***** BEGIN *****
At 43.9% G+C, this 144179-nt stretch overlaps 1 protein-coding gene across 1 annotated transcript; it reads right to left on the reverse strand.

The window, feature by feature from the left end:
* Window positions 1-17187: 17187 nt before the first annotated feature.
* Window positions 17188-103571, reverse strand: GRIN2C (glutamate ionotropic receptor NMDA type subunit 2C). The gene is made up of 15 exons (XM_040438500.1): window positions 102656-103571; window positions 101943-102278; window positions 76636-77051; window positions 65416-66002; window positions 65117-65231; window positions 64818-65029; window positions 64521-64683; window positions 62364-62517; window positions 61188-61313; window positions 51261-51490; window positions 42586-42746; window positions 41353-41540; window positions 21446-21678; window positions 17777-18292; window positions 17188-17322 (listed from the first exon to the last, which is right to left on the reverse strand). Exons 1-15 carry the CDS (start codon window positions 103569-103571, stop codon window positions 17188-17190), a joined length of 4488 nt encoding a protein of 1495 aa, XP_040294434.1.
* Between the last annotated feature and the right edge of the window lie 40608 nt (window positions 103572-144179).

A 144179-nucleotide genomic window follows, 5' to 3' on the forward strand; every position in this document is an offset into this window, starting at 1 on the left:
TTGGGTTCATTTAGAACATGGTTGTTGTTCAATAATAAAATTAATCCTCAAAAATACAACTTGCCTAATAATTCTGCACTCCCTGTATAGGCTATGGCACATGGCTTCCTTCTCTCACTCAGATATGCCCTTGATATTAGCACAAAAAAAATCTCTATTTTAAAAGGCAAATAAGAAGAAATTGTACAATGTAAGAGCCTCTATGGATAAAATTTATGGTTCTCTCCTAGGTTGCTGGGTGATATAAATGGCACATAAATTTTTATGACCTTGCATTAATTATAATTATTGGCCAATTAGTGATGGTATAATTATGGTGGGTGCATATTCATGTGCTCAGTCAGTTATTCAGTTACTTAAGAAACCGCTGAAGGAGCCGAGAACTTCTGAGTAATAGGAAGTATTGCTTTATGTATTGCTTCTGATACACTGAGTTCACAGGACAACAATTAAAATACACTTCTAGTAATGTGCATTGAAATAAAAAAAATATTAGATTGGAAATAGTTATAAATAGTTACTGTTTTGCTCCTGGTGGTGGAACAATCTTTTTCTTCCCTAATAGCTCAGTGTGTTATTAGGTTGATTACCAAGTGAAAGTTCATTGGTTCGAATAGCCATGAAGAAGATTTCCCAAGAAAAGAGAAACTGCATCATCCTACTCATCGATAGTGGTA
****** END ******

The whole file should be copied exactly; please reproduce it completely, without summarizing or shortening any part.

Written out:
At 43.9% G+C, this 144179-nt stretch overlaps 1 protein-coding gene across 1 annotated transcript; it reads right to left on the reverse strand.

The window, feature by feature from the left end:
* Window positions 1-17187: 17187 nt before the first annotated feature.
* Window positions 17188-103571, reverse strand: GRIN2C (glutamate ionotropic receptor NMDA type subunit 2C). The gene is made up of 15 exons (XM_040438500.1): window positions 102656-103571; window positions 101943-102278; window positions 76636-77051; window positions 65416-66002; window positions 65117-65231; window positions 64818-65029; window positions 64521-64683; window positions 62364-62517; window positions 61188-61313; window positions 51261-51490; window positions 42586-42746; window positions 41353-41540; window positions 21446-21678; window positions 17777-18292; window positions 17188-17322 (listed from the first exon to the last, which is right to left on the reverse strand). Exons 1-15 carry the CDS (start codon window positions 103569-103571, stop codon window positions 17188-17190), a joined length of 4488 nt encoding a protein of 1495 aa, XP_040294434.1.
* Between the last annotated feature and the right edge of the window lie 40608 nt (window positions 103572-144179).

A 144179-nucleotide genomic window follows, 5' to 3' on the forward strand; every position in this document is an offset into this window, starting at 1 on the left:
TTGGGTTCATTTAGAACATGGTTGTTGTTCAATAATAAAATTAATCCTCAAAAATACAACTTGCCTAATAATTCTGCACTCCCTGTATAGGCTATGGCACATGGCTTCCTTCTCTCACTCAGATATGCCCTTGATATTAGCACAAAAAAAATCTCTATTTTAAAAGGCAAATAAGAAGAAATTGTACAATGTAAGAGCCTCTATGGATAAAATTTATGGTTCTCTCCTAGGTTGCTGGGTGATATAAATGGCACATAAATTTTTATGACCTTGCATTAATTATAATTATTGGCCAATTAGTGATGGTATAATTATGGTGGGTGCATATTCATGTGCTCAGTCAGTTATTCAGTTACTTAAGAAACCGCTGAAGGAGCCGAGAACTTCTGAGTAATAGGAAGTATTGCTTTATGTATTGCTTCTGATACACTGAGTTCACAGGACAACAATTAAAATACACTTCTAGTAATGTGCATTGAAATAAAAAAAATATTAGATTGGAAATAGTTATAAATAGTTACTGTTTTGCTCCTGGTGGTGGAACAATCTTTTTCTTCCCTAATAGCTCAGTGTGTTATTAGGTTGATTACCAAGTGAAAGTTCATTGGTTCGAATAGCCATGAAGAAGATTTCCCAAGAAAAGAGAAACTGCATCATCCTACTCATCGATAGTGGTA